Echeveria 'Perle von Nurnberg'


Family: Crassulaceae (krass-yoo-LAY-see-ee) (Info)
Genus: Echeveria (ech-eh-VER-ee-a) (Info)
Cultivar: Perle von Nurnberg



Water Requirements:

Drought-tolerant; suitable for xeriscaping

Sun Exposure:

Full Sun




Foliage Color:




under 6 in. (15 cm)

6-12 in. (15-30 cm)


9-12 in. (22-30 cm)


USDA Zone 9b: to -3.8 C (25 F)

USDA Zone 10a: to -1.1 C (30 F)

USDA Zone 10b: to 1.7 C (35 F)

USDA Zone 11: above 4.5 C (40 F)

Where to Grow:

Unknown - Tell us



Bloom Color:


Chartreuse (yellow-green)

Bloom Characteristics:

Unknown - Tell us

Bloom Size:

Unknown - Tell us

Bloom Time:

Mid Spring

Other details:

Unknown - Tell us

Soil pH requirements:

6.1 to 6.5 (mildly acidic)

6.6 to 7.5 (neutral)

7.6 to 7.8 (mildly alkaline)

Patent Information:


Propagation Methods:

From leaf cuttings

Allow cut surface to callous over before planting

From seed; winter sow in vented containers, coldframe or unheated greenhouse

Seed Collecting:

Unknown - Tell us


This plant is said to grow outdoors in the following regions:

Brentwood, California

Carlsbad, California

Fresno, California

Glen Avon, California

Mission Viejo, California

Pedley, California

Pleasant Hill, California

Reseda, California

Rowland Heights, California

Rubidoux, California

San Diego, California

San Leandro, California

Sunnyslope, California

Vista, California(9 reports)

Keystone Heights, Florida

Lake City, Florida

Lakeland, Florida

Ocala, Florida

Orlando, Florida

Baton Rouge, Louisiana

Chalmette, Louisiana

Metairie, Louisiana

Highland, Maryland

Picayune, Mississippi

Austin, Texas

Deer Park, Texas

Fort Worth, Texas

Houston, Texas

Bellevue, Washington

show all

Gardeners' Notes:


On Jun 22, 2013, natureguyfrog from San Diego, CA wrote:

I love it when plant names are more poetic AND descriptive! 'Perle von Nurnberg' is the 'Pearl of Nurnberg'. Nurnberg is in the state of Bavaria. The word "perle" can also be a "drop" or "to appear in the form of a drop". Which describes the shaping of the leaves while perhaps the color of the leaves reminded someone of the SHEEN of a PEARL!

I have both E. 'Perle von Nurnberg' and E. gibbiflora 'Metallica' (was labeled as **'Metallica 2')
The plants are growing in 1 gallon nursery pots next to one another for several years. Receiving Identical Care! Both are easy and very attractive plants to grow! I am particular to the coloration and durability.

Here are my observations(subject to growing conditions etc):
1) The over-all growth is VERY differ... read more


On Nov 14, 2009, stephenp from Wirral, UK, Zone 9a,
United Kingdom (Zone 9a) wrote:

A lovely habit, beautiful colour, an unusual Echeveria, not sold as often as its glaucus blue 'brother'. Does best in sun, and in well drained soils. Prefers not to be bothered by frost but doesn't react harshly to light frost either.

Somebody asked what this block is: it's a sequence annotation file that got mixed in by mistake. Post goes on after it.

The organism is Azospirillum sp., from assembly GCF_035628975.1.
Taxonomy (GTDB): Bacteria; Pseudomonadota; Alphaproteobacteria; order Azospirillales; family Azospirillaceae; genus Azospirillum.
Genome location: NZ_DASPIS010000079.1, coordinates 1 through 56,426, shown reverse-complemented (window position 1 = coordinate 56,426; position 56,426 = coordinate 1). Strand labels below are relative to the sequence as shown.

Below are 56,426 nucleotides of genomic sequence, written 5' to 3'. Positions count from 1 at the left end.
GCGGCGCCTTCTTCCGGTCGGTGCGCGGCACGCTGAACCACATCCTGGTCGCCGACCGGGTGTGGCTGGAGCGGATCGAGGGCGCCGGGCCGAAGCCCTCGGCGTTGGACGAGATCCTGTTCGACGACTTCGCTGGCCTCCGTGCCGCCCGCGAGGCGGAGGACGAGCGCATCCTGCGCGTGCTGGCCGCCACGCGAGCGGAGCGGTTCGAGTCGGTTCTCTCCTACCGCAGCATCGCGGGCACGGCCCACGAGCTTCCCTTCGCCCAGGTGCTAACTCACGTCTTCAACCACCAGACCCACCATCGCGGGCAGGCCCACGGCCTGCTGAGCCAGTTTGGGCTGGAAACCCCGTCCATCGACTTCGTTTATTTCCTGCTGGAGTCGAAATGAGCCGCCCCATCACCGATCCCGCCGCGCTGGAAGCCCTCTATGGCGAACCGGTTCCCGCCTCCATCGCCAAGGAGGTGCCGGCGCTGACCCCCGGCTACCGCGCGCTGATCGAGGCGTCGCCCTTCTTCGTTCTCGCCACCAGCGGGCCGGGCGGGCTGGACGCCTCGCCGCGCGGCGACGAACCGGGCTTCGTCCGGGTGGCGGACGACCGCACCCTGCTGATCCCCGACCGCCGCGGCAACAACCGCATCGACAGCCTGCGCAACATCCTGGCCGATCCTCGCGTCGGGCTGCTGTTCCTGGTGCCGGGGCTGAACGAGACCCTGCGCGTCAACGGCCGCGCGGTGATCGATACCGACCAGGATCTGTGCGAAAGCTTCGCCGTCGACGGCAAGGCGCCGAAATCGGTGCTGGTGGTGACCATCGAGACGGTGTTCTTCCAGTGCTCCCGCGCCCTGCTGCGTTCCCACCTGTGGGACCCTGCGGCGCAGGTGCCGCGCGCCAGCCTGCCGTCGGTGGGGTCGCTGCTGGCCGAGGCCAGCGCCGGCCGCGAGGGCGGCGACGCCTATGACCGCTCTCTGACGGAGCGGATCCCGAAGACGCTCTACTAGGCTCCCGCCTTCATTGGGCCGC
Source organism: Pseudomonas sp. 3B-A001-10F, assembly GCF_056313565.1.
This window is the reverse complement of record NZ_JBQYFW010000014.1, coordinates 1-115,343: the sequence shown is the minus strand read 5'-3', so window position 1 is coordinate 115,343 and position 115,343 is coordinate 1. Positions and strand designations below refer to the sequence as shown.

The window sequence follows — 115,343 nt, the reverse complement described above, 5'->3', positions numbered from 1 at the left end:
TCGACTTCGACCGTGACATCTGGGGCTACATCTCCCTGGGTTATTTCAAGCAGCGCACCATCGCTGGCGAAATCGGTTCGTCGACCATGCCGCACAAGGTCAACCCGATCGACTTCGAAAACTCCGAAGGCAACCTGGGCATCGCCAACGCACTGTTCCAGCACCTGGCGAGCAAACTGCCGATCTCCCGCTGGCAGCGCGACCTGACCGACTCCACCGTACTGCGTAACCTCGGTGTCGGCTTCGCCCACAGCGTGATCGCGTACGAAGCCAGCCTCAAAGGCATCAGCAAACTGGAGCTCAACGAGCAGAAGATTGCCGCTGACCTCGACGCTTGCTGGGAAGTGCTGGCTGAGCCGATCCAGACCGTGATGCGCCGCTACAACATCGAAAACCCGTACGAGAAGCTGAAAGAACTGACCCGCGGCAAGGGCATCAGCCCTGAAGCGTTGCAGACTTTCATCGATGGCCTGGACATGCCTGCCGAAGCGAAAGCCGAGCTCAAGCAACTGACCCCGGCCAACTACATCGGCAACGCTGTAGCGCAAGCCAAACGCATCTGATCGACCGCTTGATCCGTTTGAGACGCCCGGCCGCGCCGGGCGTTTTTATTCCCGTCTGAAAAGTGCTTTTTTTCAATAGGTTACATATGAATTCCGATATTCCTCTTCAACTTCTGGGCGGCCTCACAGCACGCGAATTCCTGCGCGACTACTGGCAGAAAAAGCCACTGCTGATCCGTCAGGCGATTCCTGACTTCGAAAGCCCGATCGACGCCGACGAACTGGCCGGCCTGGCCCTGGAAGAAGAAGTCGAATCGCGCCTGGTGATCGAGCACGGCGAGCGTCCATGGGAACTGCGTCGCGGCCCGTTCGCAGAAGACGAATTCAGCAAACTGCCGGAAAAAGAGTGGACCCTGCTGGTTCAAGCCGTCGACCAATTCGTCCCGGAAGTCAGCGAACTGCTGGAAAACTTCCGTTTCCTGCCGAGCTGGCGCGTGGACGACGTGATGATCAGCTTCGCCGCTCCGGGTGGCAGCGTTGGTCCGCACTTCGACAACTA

A good tough plant.


On Oct 25, 2008, BlissfulGarden from Baton Rouge, LA wrote:


Echeveria 'Perle von Nurnberg', one of the most beautiful of Echeverias, is a hybrid of Echeveria gibbiflora v. metallica and Echeveria potosina. Rosette to 6" in diameter of lovely pruinose violet pink with somewhat triangular leaves. Gracefully arching spike of delicate coral flowers during spring months. Excellent for windowsill culture or as color accent in rock garden or dish garden. In habitat, many Echeverias grow on rocky outcroppings at higher altitudes. In this habitat, the water drains quickly away from the roots of the plant, never allowing the plant to remain waterlogged. For this reason, it is essential in cultivation to use a very porous soil, whi... read more


On May 13, 2008, rntx22 from Puyallup, WA (Zone 8b) wrote:

My poor little plant somehow got uprooted and I found it on the ground below my balcony. I am 3 floors up, so I don't know if the wind did it, or a bird or squirrel. Anyhow, I re-potted the poor guy, and even though it was torn up pretty bad and only half the plant was left and very little root, it regrew to it's normal self very quickly (less than 2 months).


On Jan 6, 2007, bethey from Clinton, TN wrote:

I was given this plant as an indoor plant. It has grown about 10 long and I need to repot it . How should I do this.?


On Nov 2, 2006, palmbob from Acton, CA (Zone 8b) wrote:

Very easy and reliable outdoor plant, at least here in So Cal, where it takes lots of water without rotting, and does well in high heat situations as well, though better at those times with a bit of afternoon shade. Tolerates low light situations in the garden, too. Relatively slow growing and very slow to sucker (if at all). Nice purply color which is fairly consistent throughout the seasons. Higher light and heat seem to increase the purple a bit, though. Leaves semicircular with a marked nipple in the middle. Gets about 5" in diameter at the most, usually a bit less.